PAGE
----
Dirty Dancing : Celebrating 25 Years since it’s release

Colin Moore looks back at the 1987 musical-drama that took the world by storm… in a week!

“On This Day” is a new column, one which we hope to be somewhat of a regular constituent of the ‘hole, that will explore the box-office on a given date in history – usually, 20 or 25 years ago (keeping it nice and round-numbered; no loose change so we don’t weigh down our pockets). It’s always interesting to look back at films that opened on the same week/day/month as current offerings, but more so, enjoyable – we believe, anyway – to revisit, if even in text form, some of the classics from yesteryear. We’re almost providing a service to both the film-fan and the local video library’s ‘classic’ shelf here.

Dirty Dancing

Released 25 years ago this week.
I didn’t love it in the day. I’m not among the many who count it as one of 1987’s best, who helped it become the first million-selling home video or its soundtrack to multi-platinum, and I don’t drop its most quoted line when I see an infant cooing in a corner. In the dance & romance genre, I prefer “Footloose,” the one with that unstoppable, implausible warehouse dance (Seriously Ren, how could you have known that rope was safe?). Even so, there’s something about “Dirty Dancing” that’s worth revisiting. Sorry guys.

Summer of ’63, southeastern New York. Francis “Baby” Houseman (Jennifer Grey) is the youngest of two daughters on their way to a family getaway in the Catskills. The 17-year-old is a product of optimistic times and a household that espouses equality for all, at least in theory. A contrast to her bubbly, even bubble-headed sister, Baby plans to join the Peace Corps but is guileless in matters of love. She’ll get a crash course over her 3-week vacation. Her family is welcomed with open arms by resort owner Max Kellerman, who is sometimes kind, sometimes downright brash depending on what tax bracket he’s addressing. Baby’s father (Law & Order’s Jerry Orbach) is Kellerman’s physician, however, and the family is handled with golden gloves. Not so appreciated is Johnny Castle (Patrick Swayze), the resort’s lead dance instructor. Kellerman blasts Johnny and the working class entertainment staff with a warning early on. Keep things profressional with the guests, or else. The Ivy League wait staff are given more leeway.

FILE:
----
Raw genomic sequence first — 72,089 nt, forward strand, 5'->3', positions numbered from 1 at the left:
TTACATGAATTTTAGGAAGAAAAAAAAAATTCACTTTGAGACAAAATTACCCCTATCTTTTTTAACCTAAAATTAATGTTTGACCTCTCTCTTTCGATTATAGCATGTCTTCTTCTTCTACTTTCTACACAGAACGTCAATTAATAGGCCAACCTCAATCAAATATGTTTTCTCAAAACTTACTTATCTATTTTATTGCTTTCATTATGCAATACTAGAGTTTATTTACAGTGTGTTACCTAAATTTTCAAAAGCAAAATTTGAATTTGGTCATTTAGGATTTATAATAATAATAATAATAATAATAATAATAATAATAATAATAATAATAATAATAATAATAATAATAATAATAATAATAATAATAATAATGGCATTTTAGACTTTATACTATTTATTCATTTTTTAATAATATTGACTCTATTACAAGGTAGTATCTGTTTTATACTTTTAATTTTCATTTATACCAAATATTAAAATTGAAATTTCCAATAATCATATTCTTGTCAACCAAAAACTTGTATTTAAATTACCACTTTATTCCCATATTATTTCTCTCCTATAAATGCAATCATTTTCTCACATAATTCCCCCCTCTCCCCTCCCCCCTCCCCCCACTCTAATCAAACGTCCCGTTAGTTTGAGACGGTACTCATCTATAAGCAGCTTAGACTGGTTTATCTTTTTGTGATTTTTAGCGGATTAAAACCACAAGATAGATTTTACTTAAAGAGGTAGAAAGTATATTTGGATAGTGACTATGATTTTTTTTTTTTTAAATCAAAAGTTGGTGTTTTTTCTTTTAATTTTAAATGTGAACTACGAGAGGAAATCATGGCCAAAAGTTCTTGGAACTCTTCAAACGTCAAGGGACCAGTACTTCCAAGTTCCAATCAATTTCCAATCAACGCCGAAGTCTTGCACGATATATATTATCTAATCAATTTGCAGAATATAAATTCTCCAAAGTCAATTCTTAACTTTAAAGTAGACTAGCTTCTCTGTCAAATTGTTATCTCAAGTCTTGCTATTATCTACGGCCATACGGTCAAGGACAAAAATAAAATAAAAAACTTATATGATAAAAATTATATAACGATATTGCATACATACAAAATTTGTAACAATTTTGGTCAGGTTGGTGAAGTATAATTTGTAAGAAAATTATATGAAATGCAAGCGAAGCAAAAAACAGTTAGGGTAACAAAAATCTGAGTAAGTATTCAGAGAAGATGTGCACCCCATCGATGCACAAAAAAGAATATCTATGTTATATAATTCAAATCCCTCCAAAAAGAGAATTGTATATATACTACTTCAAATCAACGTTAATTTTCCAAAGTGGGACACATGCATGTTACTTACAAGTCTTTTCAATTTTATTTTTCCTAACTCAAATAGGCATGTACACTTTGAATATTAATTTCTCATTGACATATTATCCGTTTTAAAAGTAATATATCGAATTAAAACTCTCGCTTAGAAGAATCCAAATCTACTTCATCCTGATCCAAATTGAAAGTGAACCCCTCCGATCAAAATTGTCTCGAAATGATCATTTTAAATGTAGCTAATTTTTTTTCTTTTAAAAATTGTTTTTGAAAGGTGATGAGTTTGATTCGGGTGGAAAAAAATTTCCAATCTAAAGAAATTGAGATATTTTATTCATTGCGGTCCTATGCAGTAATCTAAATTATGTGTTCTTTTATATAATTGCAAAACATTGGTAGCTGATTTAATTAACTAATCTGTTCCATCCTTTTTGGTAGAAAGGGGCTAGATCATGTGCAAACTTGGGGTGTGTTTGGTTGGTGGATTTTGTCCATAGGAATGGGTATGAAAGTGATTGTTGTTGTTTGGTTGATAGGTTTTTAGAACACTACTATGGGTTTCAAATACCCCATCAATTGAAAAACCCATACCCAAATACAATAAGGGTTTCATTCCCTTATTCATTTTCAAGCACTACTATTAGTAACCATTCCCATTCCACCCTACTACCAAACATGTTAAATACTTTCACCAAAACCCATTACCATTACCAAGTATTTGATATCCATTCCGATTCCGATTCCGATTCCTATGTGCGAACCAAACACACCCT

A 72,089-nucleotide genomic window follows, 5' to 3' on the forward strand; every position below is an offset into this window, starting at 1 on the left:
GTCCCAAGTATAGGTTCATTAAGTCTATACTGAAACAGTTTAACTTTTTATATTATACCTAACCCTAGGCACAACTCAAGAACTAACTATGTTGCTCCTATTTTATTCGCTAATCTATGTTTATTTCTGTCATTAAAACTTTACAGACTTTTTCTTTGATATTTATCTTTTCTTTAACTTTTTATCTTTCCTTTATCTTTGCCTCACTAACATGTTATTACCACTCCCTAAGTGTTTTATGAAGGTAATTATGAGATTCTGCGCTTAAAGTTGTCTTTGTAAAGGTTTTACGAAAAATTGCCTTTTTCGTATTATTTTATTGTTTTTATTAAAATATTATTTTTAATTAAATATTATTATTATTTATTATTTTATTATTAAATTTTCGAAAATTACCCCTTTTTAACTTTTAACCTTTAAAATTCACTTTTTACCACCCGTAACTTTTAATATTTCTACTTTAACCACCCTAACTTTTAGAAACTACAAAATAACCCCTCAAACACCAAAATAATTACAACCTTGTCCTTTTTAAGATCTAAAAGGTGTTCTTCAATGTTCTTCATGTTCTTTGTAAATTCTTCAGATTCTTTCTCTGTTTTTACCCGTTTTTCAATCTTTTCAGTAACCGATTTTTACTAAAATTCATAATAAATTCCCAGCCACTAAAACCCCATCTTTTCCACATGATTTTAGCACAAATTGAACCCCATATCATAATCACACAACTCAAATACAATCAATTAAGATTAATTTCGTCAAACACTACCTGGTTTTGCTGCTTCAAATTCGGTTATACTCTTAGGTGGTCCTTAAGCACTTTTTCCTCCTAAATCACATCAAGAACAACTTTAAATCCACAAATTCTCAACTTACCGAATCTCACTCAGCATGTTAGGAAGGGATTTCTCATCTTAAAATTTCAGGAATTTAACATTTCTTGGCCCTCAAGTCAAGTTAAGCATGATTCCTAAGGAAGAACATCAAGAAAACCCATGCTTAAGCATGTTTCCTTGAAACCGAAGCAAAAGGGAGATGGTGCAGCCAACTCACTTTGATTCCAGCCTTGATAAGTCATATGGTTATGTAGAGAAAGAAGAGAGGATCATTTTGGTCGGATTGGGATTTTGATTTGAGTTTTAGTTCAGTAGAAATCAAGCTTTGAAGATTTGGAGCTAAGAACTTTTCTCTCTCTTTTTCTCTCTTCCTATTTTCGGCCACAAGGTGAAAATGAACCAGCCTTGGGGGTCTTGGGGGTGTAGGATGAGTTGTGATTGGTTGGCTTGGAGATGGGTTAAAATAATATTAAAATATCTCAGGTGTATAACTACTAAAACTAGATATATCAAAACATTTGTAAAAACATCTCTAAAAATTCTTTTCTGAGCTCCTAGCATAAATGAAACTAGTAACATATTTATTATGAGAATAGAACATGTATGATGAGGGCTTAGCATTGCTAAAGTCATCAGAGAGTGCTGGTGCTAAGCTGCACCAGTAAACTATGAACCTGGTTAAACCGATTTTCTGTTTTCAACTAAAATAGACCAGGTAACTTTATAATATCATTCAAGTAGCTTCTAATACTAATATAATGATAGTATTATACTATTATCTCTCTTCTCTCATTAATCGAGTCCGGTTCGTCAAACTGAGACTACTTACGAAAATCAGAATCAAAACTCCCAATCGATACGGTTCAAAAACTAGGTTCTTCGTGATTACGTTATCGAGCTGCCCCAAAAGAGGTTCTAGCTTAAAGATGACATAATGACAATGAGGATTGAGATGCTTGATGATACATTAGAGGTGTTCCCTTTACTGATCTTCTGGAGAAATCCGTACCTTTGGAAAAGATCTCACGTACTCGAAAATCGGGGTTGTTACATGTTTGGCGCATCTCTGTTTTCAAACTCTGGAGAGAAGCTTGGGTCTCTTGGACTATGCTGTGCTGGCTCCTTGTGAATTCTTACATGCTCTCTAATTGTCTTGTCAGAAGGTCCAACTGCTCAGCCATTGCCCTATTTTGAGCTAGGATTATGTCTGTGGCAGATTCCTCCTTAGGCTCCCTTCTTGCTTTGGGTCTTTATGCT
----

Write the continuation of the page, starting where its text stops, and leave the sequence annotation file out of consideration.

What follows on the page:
Baby is restless at first, and with a recreational program that includes charades and wig-fitting who can blame her. She’s saved by a watermelon. When Baby sneaks a peak at what the entertainment staff do after hours, her interest is piqued, and as much towards Johnny as the sweaty gyrations that accompany The Contours “Do You Love Me?” This is dirty dancing. Johnny gives her a quick how-to in the expressive art-form and the look on her face says it all. A door has opened. To where she’s still unclear. Soon Baby finds herself involved in the private affairs of Penny (Cynthia Rhodes), a dancer desperate to end an unplanned pregnancy with Robbie, an obnoxious waiter. For someone of Baby’s moral character, this is a no-brainer. She gets the needed cash from daddy and agrees to sub in a dance routine while Penny has the abortion. All the pretext needed to get Baby closer to her crush, and through those now famous training scenes in studio, on logs and in lakes (freezing cold according to the production notes) she earns Johnny’s respect first and later his hungry eyes.

• The film was written by Eleanor Bergstein who plucked the what’s and where’s of the movie from her own life. Like the Grey character, Bergstein was herself a doctor’s daughter who vacationed in the Catskills. She was also nicknamed “Baby,” and was a self-confessed “teenage Mambo queen” who later taught dance for Arthur Murray. The road to bringing the story to the screen likely resembles a good number of films but of course reads with a certain energy given the film’s unexpected success.